June 8, 2005
Woman Has Child After Receiving Twin's Ovarian Tissue
By DENISE GRADY
A 25-year-old woman who had been unable to have children gave birth to a
healthy daughter on Monday night in Alabama, about 15 months after receiving
a transplant of ovarian tissue from her identical twin sister.
The new mother, Stephanie Yarber of Muscle Shoals, Ala., is the first woman
to have a baby after an ovarian tissue transplant from another person, her
The birth does not open the door to widespread use of ovarian transplants to
cure infertility, at least not immediately, doctors said.
Ms. Yarber had no need for antirejection drugs, because her sister was a
perfect match genetically. In women who are not identical twins, drugs would
be needed to prevent rejection. The drugs can have harsh side effects, which
would raise ethics questions about the procedure, because unlike other organ
transplants it is not necessary to save the recipient's life.
"But one day, no doubt, the rejection problem will be overcome and we won't
need the drugs, or we won't need them for long," said Dr. Roger G. Gosden, a
professor of reproductive biology at Weill Medical College of Cornell
University and a member of the team that treated the sisters. "Then the
procedure could be used very widely, and will replace a lot of conventional
The transplant was performed last year at St. Luke's Hospital in St. Louis
by Dr. Sherman J. Silber. The surgery is described in an article that The
New England Journal of Medicine released on its Web site yesterday and that
will be published in its July 7 issue.
A spokeswoman for the journal, Karen Pedersen, said the editors had accepted
the article on the condition that a healthy baby would be born and planned
to release it as soon as the birth occurred.
Dr. Silber said the fact that transplanted ovarian tissue could produce a
healthy child offered hope to women with cancer who must undergo
chemotherapy that would damage their ovaries and leave them infertile. Those
women could have their own ovarian tissue removed and frozen before starting
chemotherapy, and then transplanted back when the cancer treatment was
finished and they were well again.
Last September, researchers in Belgium reported the first birth of a child
as a result of that procedure, but there was some skepticism about the case
because the doctors had removed only one ovary from the patient, and it was
not clear whether her pregnancy came from the transplanted tissue or from
the ovary that had been left behind.
"I think this is absolute proof of concept that they can get pregnant," Dr.
Ms. Yarber was unable to have children because, for unknown reasons, she
reached menopause at age 14. She stopped menstruating after just a few
cycles, and her ovaries and uterus were shrunken, like those of a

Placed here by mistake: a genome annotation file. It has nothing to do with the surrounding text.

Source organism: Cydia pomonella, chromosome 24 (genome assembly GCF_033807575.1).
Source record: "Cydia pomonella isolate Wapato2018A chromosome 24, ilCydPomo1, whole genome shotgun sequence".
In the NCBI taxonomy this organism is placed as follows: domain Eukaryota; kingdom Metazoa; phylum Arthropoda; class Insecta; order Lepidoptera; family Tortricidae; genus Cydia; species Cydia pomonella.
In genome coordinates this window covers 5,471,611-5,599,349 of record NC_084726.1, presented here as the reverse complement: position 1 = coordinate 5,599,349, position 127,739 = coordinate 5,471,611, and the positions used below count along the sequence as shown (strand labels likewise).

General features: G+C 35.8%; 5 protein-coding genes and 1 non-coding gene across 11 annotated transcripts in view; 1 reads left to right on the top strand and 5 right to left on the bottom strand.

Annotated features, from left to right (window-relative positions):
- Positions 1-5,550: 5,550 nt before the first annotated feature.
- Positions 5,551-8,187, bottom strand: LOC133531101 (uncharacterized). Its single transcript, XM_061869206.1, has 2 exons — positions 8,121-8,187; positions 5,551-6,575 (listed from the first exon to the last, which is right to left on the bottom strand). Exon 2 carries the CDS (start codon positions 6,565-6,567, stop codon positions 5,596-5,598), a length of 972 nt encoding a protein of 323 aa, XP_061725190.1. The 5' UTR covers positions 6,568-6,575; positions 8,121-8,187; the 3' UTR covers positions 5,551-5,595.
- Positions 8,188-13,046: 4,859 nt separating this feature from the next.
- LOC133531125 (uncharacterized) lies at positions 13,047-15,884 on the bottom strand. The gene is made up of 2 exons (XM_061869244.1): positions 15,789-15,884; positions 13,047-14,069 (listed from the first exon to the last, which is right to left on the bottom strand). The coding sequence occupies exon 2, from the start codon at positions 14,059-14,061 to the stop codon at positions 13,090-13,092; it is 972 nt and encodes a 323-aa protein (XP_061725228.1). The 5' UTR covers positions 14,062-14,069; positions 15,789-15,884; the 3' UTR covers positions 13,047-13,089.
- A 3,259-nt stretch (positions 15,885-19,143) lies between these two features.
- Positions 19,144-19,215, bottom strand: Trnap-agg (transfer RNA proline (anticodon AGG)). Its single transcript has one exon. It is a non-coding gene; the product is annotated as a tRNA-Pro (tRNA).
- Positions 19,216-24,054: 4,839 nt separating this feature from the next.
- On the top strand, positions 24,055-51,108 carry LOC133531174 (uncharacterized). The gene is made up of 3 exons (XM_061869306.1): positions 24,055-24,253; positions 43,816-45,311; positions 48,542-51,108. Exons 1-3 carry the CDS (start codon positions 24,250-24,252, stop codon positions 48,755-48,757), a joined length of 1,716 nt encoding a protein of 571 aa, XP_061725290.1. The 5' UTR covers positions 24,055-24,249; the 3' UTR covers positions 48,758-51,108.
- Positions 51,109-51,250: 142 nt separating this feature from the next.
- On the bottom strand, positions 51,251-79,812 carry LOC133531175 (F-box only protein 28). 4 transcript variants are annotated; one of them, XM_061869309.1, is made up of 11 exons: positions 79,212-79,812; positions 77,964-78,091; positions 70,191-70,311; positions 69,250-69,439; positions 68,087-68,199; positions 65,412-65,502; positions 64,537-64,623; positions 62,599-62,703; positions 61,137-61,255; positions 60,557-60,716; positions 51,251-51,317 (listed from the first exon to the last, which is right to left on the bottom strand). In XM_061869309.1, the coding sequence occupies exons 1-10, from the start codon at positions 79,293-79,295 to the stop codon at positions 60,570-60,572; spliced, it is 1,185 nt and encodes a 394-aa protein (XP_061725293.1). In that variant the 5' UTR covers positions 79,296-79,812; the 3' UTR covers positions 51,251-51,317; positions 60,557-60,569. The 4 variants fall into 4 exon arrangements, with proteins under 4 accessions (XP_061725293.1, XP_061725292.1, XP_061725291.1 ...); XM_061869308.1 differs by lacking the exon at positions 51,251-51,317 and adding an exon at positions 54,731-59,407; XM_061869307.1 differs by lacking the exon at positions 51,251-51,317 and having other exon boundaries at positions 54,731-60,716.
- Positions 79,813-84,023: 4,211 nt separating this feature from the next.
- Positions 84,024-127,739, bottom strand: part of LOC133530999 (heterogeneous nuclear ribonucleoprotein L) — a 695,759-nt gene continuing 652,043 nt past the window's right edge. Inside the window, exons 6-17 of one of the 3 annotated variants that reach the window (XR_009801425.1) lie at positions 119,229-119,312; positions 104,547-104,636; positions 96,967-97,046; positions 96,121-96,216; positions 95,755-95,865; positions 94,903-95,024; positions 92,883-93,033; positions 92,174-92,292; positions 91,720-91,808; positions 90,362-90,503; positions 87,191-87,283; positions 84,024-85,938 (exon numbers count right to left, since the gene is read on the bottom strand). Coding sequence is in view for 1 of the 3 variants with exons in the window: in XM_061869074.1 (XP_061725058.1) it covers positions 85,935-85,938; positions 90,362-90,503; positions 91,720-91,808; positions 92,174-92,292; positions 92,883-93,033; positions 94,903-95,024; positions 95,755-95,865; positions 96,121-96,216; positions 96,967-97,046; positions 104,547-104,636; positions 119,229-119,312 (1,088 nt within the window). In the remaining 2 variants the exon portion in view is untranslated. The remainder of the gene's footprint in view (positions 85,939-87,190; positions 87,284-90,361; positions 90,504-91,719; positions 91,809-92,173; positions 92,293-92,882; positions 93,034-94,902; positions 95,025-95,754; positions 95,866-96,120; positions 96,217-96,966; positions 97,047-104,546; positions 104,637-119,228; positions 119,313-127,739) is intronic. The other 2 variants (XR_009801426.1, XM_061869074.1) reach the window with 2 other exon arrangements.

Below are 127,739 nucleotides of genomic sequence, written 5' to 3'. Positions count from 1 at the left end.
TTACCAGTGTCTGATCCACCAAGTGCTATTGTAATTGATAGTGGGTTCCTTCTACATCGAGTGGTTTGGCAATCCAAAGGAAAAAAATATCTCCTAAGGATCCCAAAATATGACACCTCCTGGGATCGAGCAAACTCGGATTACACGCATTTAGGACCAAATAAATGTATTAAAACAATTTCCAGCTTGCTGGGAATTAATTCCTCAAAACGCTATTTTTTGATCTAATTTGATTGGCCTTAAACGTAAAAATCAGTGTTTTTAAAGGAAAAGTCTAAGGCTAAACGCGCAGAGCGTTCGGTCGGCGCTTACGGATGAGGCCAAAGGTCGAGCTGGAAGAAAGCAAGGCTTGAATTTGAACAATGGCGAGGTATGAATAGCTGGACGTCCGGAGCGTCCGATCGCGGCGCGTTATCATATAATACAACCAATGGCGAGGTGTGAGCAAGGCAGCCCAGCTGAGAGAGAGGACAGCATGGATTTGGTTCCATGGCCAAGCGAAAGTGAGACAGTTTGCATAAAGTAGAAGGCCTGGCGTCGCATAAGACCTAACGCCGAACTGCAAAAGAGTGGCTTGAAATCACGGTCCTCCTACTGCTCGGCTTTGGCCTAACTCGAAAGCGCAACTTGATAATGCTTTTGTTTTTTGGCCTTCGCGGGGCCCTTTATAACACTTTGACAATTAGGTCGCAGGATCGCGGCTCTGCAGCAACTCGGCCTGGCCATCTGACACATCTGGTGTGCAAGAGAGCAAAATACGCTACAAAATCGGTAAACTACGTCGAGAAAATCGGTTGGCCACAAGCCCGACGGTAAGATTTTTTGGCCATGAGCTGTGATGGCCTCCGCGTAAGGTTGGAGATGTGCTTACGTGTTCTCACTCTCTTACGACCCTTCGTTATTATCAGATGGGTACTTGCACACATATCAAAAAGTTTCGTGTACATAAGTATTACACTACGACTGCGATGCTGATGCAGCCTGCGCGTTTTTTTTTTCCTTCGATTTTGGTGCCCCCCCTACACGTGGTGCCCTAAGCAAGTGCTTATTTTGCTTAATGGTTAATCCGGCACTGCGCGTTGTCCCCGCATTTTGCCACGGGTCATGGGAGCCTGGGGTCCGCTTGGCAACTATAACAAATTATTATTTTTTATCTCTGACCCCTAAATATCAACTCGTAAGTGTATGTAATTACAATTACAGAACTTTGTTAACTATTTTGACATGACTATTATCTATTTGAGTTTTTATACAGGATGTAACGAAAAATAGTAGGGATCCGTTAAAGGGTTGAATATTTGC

But her twin sister,Melanie Morgan, was fertile, and the mother of three
children. Initially, Ms. Morgan donated eggs so that Ms. Yarber could try in
vitro fertilization. Ms. Yarber had eggs implanted in her uterus twice, but
did not become pregnant. At that point, the sisters consulted Dr. Silber.
He removed one of Ms. Morgan's ovaries through a tiny incision, stripped off
the outer layer, which contains the eggs, and cut it into thirds. He sewed
one strip to each of Ms. Yarber's ovaries, and froze the third for possible
About six months later, Ms. Yarber became pregnant naturally, without any
drug treatment or further surgery. The hormones produced by the transplanted
ovarian tissue made her uterus enlarge to a normal size. Her daughter,
weighing 7 pounds, 14 ounces, was born naturally.
"Stephanie should be able to have many more babies this way," Dr. Silber
He added that it was almost certain that the pregnancy came from the
transplanted tissue and not from her own ovaries, because she had no eggs
He and Dr. Gosden described Ms. Yarber's history. A spokeswoman for St.
Luke's said that the sisters were not available for interviews on Tuesday,
and a phone call to the Yarber residence was not returned.
Dr. Gosden and Dr. Silber said that when they began treating the two
sisters, they thought it would be rare to find a set of identical twins in
which one was fertile and the other not. But since then, they have
encountered other pairs, and learned that infertility is about five times as
common in identical twins as in the rest of the population. Doctors do not
know why. There may be hundreds of such cases in the United States, Dr.
"We just did our third ovarian transplant between identical twins today,"
Dr. Silber said. "We think there'll be a lot more."